We thank B. Wanner, G. Hannon and T. Moore for providing plasmids, bacterial strains and advice concerning their use. We thank M. Schlabach for comments on the manuscript. This work was supported by a grant from US National Institutes of Health. S.J.E. is an investigator with the Howard Hughes Medical Institute.

Author information




M.Z.L. performed all experiments. S.J.E. helped in experimental design. M.Z.L. and S.J.E. wrote the manuscript.

Corresponding author

Correspondence to Stephen J Elledge.

Ethics declarations

Competing interests

The authors declare no competing financial interests.

Supplementary information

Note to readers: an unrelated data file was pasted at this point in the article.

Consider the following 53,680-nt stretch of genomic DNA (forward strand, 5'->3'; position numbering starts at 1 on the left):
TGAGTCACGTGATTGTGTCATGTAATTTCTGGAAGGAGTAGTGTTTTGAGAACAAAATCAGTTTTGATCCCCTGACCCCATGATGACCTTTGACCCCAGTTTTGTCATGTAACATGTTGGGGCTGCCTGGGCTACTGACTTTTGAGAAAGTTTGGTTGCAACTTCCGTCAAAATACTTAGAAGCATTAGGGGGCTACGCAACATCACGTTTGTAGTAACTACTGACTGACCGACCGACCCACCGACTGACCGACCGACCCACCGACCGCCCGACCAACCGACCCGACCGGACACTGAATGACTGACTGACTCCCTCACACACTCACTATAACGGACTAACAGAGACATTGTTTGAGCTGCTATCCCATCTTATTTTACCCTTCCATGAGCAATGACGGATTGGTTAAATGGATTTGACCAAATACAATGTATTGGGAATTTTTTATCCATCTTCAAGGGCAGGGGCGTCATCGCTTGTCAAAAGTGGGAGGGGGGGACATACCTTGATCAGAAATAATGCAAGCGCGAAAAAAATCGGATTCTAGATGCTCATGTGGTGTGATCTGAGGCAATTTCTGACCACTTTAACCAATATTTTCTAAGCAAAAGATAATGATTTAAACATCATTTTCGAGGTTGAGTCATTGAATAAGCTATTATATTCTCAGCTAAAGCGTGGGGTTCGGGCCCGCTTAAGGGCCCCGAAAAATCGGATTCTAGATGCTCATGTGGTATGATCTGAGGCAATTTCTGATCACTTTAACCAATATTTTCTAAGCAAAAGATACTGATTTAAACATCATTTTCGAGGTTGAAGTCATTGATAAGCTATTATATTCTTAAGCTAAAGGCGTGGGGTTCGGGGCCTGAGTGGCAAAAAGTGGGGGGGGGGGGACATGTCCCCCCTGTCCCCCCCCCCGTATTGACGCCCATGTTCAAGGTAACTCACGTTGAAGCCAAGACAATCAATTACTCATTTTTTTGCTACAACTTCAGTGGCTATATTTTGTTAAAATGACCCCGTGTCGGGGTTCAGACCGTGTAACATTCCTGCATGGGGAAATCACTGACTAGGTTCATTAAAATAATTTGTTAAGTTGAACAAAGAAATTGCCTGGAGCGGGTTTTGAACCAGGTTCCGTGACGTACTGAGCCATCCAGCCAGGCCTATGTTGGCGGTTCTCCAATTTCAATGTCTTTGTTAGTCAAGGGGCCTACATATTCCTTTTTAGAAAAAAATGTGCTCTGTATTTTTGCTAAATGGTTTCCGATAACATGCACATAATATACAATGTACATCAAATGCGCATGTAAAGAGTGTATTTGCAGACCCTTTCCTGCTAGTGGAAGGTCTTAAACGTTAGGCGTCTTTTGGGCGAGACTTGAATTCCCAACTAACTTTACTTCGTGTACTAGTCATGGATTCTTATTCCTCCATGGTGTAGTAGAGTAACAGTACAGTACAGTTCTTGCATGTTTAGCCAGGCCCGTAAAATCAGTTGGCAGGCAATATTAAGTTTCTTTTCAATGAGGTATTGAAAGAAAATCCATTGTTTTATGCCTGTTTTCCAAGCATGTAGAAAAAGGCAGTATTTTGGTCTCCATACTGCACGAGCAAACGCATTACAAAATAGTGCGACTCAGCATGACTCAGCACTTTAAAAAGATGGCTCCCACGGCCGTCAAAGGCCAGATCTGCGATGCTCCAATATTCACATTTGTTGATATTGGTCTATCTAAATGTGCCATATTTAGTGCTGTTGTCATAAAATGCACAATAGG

Supplementary Fig. 1

Effect of insert to vector ratio on SLIC. (PDF 34 kb)

Supplementary Fig. 2

Effect of insert size on SLIC. (PDF 35 kb)

Supplementary Table 1

T4 DNA polymerase is the most efficient and reproducible exonuclease for SLIC cloning. (DOC 20 kb)

Supplementary Methods (PDF 70 kb)

Supplementary Protocol 1

SLIC Sub-cloning using T4 DNA polymerase treated inserts without RecA. (PDF 56 kb)

Supplementary Protocol 2

SLIC Sub-cloning using T4 DNA polymerase treated inserts with RecA. (PDF 55 kb)

Supplementary Protocol 3

SLIC Sub-cloning using iPCR or mixed PCR products. (PDF 51 kb)

Rights and permissions

Reprints and Permissions

About this article

Cite this article

Li, M., Elledge, S. Harnessing homologous recombination in vitro to generate recombinant DNA via SLIC. Nat Methods 4, 251–256 (2007). https://doi.org/10.1038/nmeth1010

Download citation

Further reading


Nature Briefing

Sign up for the Nature Briefing newsletter — what matters in science, free to your inbox daily.

Get the most important science stories of the day, free in your inbox. Sign up for Nature Briefing